TREASURE VALLEY — January marks Learn to Ski and Snowboard Month, so there couldn’t be a more appropriate time to hit the slopes in Idaho and take up a new, active way of enjoying the remaining winter months.
There are 18 ski areas scattered around Idaho, with an assortment within easy driving distance of the Treasure Valley. Many of the areas are offering special deals to encourage newcomers to strap on skis or a snowboard and learn how to carve and glide their way down both easy and difficult runs.
Bogus Basin, for instance, is offering a $30 package (lesson, equipment, coach ticket) for beginners or first-timers. The package has to be purchased at the ski/board school office on the mountain the day of the lesson. The package is based on lesson availability. Call 332-5340 for more information. Brundage Mountain is offering a $249 ExpressPASS “Learn & Earn” program. You can choose four consecutive Saturday or Sunday lessons, four rentals and a season pass for 2013/14 at the end of your four sessions. Call 634-6631 for more information. You can find additional deals at skiidaho.us/learn-to-ski-and-snowboard-month.
Learn to Ski and Snowboard Month, according to skiandsnowboardmonth.org, began in 2009 in a handful of states, when about 20,000 children and adults took lessons through the initiative. Now, more than 300 resorts in 33 states offer special learning programs during January.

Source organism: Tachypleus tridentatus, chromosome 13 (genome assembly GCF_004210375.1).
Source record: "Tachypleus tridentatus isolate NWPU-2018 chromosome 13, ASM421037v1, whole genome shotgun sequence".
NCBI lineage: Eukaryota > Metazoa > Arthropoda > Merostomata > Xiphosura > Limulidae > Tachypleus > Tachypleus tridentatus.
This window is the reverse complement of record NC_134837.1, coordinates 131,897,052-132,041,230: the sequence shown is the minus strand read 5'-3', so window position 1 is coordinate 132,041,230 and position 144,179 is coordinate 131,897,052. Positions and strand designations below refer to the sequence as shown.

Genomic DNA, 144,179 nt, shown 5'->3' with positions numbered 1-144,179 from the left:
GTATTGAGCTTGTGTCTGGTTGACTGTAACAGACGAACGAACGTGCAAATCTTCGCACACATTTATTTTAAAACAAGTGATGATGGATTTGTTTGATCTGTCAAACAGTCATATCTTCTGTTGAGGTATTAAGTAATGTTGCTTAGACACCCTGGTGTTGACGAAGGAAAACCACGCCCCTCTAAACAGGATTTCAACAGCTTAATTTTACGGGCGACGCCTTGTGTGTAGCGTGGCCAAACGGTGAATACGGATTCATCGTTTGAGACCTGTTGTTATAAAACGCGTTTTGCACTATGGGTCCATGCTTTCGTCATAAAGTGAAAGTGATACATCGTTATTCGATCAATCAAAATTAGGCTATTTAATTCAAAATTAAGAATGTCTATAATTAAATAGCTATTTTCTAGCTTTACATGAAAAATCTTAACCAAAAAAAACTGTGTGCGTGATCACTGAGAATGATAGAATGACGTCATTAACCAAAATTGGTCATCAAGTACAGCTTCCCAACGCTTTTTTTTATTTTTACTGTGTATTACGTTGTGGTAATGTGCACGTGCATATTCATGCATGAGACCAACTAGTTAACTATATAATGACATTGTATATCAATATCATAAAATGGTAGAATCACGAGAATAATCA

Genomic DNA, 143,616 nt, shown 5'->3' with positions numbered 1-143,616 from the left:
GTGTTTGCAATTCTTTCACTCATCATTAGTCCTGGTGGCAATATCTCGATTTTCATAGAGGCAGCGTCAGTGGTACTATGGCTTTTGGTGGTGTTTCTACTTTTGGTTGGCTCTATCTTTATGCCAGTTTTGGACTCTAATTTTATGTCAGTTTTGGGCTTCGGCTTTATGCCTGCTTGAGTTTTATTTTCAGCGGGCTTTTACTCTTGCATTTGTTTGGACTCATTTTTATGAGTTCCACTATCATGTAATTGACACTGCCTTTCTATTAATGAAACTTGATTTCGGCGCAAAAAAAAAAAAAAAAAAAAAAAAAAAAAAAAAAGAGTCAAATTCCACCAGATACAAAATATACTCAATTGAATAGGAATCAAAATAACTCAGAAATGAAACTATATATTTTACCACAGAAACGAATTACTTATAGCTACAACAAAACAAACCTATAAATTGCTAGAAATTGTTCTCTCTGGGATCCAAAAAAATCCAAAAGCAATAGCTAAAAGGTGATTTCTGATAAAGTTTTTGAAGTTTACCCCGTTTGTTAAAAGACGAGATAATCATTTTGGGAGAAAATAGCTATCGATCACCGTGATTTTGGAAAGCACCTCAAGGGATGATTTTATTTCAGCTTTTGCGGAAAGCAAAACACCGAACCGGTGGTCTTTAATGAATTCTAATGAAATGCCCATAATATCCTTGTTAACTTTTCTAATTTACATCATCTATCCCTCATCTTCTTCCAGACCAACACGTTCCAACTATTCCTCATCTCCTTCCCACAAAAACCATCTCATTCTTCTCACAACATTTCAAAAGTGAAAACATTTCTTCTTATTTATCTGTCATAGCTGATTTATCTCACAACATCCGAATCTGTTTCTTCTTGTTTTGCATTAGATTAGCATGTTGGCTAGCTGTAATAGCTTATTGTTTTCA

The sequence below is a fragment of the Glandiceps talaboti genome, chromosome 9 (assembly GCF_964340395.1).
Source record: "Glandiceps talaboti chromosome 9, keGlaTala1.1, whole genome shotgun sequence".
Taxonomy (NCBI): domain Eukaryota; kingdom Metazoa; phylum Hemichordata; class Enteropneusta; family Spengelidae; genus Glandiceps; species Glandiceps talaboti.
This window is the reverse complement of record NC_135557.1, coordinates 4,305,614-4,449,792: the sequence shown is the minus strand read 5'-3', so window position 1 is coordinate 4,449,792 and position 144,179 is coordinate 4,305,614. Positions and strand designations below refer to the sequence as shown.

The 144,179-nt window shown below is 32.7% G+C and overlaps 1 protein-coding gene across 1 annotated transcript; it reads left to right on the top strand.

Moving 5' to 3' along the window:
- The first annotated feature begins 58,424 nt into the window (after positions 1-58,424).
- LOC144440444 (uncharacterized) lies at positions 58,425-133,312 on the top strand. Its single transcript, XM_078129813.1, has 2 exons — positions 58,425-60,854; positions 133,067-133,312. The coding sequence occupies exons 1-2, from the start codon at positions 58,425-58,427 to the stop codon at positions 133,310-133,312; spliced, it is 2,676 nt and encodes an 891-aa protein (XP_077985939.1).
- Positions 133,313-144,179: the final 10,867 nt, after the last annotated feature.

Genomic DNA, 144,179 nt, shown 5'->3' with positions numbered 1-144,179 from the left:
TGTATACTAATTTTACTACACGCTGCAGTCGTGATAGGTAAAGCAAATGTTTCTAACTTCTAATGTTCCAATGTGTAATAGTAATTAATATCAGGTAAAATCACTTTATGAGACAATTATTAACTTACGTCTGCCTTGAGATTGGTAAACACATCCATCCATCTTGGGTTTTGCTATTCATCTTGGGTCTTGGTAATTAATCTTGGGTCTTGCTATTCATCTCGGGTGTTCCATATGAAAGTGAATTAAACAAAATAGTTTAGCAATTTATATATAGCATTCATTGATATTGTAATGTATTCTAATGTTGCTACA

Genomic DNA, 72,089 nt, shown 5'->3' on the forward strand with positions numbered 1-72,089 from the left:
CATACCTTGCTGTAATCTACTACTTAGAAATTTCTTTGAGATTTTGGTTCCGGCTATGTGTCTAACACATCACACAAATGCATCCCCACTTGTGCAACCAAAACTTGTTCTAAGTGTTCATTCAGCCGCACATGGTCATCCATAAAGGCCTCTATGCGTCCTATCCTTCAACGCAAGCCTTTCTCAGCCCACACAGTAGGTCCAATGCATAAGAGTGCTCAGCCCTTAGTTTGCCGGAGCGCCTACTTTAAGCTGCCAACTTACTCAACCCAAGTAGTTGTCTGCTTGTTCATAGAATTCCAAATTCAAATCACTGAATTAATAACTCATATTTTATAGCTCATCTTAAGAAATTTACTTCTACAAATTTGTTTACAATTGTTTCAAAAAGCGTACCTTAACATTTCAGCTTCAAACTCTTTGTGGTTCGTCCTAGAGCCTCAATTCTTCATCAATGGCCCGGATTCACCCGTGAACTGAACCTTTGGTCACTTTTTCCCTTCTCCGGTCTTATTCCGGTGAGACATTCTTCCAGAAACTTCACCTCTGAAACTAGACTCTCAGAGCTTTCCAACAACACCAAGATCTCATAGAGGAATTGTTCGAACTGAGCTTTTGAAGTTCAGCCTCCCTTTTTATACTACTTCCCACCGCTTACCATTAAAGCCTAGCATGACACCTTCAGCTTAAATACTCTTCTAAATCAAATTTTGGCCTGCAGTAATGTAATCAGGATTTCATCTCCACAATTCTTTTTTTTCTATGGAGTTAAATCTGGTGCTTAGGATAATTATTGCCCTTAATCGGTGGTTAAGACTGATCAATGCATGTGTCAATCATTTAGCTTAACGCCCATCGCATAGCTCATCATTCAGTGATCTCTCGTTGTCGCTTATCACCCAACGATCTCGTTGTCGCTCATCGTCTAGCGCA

TIPS FOR SKIERS AND SNOWBOARDERS
Ski Idaho provided the following tips to help ensure new skiers and snowboarders have a fun outing:
• The best way to dress for winter is to wear layers. Layering provides the necessary flexibility to add or remove apparel, depending on the weather and your particular activity. In general, the three main layers are classified as wicking, insulating and weather protection.
• Don’t even think of not taking a lesson.
• Make sure your car is equipped for winter travel and that the driver has the skills for driving on ice and snow when you travel to a ski area.
• Most larger resorts have free outer parking lots with shuttles to the base area or pay-parking close in. But close is a relative term. Generally, there’s a fair amount of walking involved getting from the car to the slopes.
• If you bring equipment, don’t walk in ski boots. You likely are not used to them yet, and you can slip easily on ice and snow. Carry your boots to lockers where you can store your stuff and gear up. Boot bags are handy for hauling and storing boots, gloves, goggles, helmets, hats, hand warmers and extra clothing.
• Once at the base area, look for signs directing you to Skier Services, where you’ll find everything from rental and retail shops to ski-and-ride school to lift ticket windows. Here’s where you’ll begin your first day.
• After your lesson, practice a bit, but don’t overdo it. Above all, relax, take it all in and have fun. Talk to other skiers and snowboarders, watch them on the hill and begin the transformation.